We live too frustrated by our own mediocrity. The problem lies not in our unwillingness to convert, but in our inability to convert. We keep trying, by the way of good resolutions, to wage war against the bad habits of our hearts and minds. But we fail, grow discouraged, and generally live with a non-expressed despair, which lets us believe that for us, things cannot really change.
What’s at issue? The congenital moral ineptness that St. Paul speaks about in Romans? Perhaps. However, I suspect that more of the problem lies in our unwillingness to move toward the radicalism and upheaval that genuine conversion implies. Perhaps the best analogy available to us for understanding the real meaning of the word conversion is that of revolution. Conversion is an interior revolution. Anything less radical simply misses most of the meaning of that word.
When we look at the phenomenon of a political-social revolution, we see that a successful revolution brings about a new consciousness and a new system, a “new guard.” This replaces an “old guard,” a previously established consciousness and way of doing things. Such a revolution is characterized by, among other things, two salient features:
1. It is dramatic, not gradual: Revolution is not evolution. It is not a smooth transition or a peaceful, gradual, non-painful, non-upsetting thing. It is an upheaval, a radical overturning. It arises precisely when people have despaired of gradual change. When simple evolution and ordinary everyday changes provide the necessary growth, then revolution is not necessary. Revolution becomes necessary only when the old order is hopelessly stagnant, when there is no longer any hope that peaceful, non-violent, gradual change can bring about improvements of any significance.
2. All revolutions culminate in a purge: Once the new consciousness and order have been established, they must – and very quickly, too – purge themselves of all elements which are not single-mindedly and unequivocally supportive of the new ideals and the new system. That is why virtually every political-social revolution in history has been followed by a blood bath. All that is dissident is systematically eliminated. Why?
Because the new guard knows that, unless this is done, it will forever live under the danger that the old guard will rise up and recapture the new. For a new consciousness to survive, dissident and residual elements of the old guard must be killed off. As Scripture puts it: “You cannot put new wine into old wineskins!”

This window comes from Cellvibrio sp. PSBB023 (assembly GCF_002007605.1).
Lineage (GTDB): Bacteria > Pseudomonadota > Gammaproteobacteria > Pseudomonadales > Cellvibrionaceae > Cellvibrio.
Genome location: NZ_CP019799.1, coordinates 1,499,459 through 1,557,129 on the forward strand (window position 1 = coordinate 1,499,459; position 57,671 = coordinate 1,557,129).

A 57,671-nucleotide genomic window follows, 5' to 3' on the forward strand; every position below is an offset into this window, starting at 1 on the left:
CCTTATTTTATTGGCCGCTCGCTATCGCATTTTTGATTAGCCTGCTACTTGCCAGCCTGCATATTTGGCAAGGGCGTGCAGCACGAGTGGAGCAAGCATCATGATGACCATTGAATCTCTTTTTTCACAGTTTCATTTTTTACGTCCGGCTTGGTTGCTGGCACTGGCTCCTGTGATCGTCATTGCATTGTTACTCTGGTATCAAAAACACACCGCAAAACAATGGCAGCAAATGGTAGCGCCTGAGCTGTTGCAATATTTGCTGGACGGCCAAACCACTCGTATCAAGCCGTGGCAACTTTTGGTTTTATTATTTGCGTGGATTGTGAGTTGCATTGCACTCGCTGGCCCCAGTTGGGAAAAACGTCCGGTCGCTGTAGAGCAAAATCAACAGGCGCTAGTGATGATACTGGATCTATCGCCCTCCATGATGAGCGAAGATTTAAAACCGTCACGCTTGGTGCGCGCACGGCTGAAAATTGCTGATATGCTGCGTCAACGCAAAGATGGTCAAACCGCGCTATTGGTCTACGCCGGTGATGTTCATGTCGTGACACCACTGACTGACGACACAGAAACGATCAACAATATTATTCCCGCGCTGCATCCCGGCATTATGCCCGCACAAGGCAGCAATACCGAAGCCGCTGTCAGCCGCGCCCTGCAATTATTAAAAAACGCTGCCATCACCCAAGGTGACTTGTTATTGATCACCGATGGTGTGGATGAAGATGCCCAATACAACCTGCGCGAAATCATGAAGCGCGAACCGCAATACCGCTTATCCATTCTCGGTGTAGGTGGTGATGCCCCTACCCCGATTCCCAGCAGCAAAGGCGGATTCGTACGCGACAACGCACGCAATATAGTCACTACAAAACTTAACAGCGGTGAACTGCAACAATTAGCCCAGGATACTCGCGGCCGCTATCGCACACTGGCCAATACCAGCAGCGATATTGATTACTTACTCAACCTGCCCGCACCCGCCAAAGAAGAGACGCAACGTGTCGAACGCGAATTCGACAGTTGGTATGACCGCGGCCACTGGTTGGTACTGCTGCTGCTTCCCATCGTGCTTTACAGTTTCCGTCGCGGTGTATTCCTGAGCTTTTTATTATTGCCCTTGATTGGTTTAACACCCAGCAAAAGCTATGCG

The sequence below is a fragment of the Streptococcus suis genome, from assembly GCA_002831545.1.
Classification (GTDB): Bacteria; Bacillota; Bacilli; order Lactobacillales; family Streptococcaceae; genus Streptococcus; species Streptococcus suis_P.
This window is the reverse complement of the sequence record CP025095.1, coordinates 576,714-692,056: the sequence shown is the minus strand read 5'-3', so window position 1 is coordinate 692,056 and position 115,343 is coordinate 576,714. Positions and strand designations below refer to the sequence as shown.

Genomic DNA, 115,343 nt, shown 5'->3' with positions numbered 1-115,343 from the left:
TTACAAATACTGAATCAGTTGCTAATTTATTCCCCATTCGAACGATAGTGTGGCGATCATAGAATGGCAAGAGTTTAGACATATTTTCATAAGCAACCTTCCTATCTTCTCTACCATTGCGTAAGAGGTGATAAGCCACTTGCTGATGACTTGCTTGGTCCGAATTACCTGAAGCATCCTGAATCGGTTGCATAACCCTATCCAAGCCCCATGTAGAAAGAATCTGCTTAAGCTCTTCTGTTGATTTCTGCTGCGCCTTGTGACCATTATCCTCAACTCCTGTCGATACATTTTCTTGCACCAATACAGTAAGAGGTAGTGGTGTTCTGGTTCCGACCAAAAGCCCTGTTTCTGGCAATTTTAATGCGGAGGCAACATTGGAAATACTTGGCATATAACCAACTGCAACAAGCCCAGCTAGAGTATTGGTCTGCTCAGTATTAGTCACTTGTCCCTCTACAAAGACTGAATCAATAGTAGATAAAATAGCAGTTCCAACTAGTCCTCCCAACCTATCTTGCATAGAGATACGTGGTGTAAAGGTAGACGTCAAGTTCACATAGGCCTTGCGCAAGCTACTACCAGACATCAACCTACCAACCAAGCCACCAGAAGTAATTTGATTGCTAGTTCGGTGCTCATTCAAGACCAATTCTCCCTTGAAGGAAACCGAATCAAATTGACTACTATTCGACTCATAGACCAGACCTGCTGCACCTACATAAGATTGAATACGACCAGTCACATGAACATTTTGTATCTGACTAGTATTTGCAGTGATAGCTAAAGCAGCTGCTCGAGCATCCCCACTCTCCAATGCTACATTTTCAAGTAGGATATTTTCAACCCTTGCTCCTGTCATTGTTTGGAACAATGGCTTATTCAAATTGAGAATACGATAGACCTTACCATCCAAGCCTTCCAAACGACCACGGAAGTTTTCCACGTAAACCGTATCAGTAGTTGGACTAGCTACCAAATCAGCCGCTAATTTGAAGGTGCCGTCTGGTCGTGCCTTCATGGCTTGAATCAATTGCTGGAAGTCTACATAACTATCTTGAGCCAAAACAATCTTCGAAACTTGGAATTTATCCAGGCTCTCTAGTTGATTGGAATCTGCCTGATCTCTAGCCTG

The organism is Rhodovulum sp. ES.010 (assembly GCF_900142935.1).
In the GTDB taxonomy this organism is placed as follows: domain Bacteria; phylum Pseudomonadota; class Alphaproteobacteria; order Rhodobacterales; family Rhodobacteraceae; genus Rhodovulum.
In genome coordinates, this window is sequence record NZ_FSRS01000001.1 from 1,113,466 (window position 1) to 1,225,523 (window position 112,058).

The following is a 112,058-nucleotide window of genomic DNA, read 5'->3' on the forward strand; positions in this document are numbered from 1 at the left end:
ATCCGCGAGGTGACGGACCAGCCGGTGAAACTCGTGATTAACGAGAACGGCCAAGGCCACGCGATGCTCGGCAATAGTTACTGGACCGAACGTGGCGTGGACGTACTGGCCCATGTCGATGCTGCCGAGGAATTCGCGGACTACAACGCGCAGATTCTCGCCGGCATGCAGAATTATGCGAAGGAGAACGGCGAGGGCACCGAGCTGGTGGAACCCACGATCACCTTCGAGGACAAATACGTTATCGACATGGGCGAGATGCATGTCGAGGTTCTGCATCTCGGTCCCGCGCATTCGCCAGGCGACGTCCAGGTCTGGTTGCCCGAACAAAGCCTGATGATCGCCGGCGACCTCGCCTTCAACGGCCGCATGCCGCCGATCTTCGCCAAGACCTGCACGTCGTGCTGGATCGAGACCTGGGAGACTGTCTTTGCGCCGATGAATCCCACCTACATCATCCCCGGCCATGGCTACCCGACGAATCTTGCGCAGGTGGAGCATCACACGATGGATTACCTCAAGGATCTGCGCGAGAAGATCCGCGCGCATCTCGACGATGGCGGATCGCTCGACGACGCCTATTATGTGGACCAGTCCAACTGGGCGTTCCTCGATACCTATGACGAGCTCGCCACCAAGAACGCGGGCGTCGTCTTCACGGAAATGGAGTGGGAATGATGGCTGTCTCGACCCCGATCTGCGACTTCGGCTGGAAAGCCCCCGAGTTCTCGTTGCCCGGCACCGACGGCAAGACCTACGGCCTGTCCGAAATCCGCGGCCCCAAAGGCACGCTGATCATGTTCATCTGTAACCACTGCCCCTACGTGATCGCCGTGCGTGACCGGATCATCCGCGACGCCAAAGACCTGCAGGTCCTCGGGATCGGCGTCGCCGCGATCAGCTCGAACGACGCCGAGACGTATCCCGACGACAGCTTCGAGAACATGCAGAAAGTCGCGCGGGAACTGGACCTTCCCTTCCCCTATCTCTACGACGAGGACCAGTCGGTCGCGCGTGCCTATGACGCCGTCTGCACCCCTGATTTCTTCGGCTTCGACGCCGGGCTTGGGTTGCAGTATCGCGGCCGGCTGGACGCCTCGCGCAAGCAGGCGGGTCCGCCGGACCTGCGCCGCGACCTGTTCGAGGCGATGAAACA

In real life, these dynamics are brutal, bloody and often times morally deplorable. When applied to an interior revolution, to radical conversion within our hearts and minds, they still remain brutal and violent, but they can be moral and they can help lead us to the truth that sets us free.
Conversion, to be effective, must be radical. It must be revolution!
If we were the type of persons that we should be, there would be no need of dramatic conversions within our lives. Evolution would be sufficient. We could grow through gradual, easeful, non-radical and non-violent means. Unfortunately, most often, that is not the case. There is no real evolution. We sense within our lives an immaturity, bad habits, a mediocrity and a moral ineptness, which barring an extraordinary intervention of grace, will keep us forever falling into the same pit.
Aristotle said: “Habits become one’s second nature.” He is correct. Bad habits do become our second natures. We make all kinds of resolutions to break out of these but find ourselves basically helpless. Year after year, we make the same good resolutions, and year after year we break them. What must we learn from this? That, after a time, we can no longer rid ourselves of bad habits by means which are easeful, gradual, don’t hurt too much and do not disrupt our lives too much. Too many things have been happening for too many years.
Evolution is no longer possible for us. Revolution and a certain violence are necessary. We must radically shake up our lives. But most of us do not like the subversive. We try instead, year after year, to change ourselves through good resolutions, through means that will not be too dramatic, painful or disruptive. That is why we fail and stay ever the same: mediocre, frustrated, and unable to break out of bad habits that have dominated our lives. It is our fear of dramatic upheaval, painful uprooting and new patterns of life that are hostile to established habits that, precisely, allow our bad habits and mediocrity to keep the upper hand.
Genuine conversion and real change will come when we have the nerve to risk dramatic upheaval.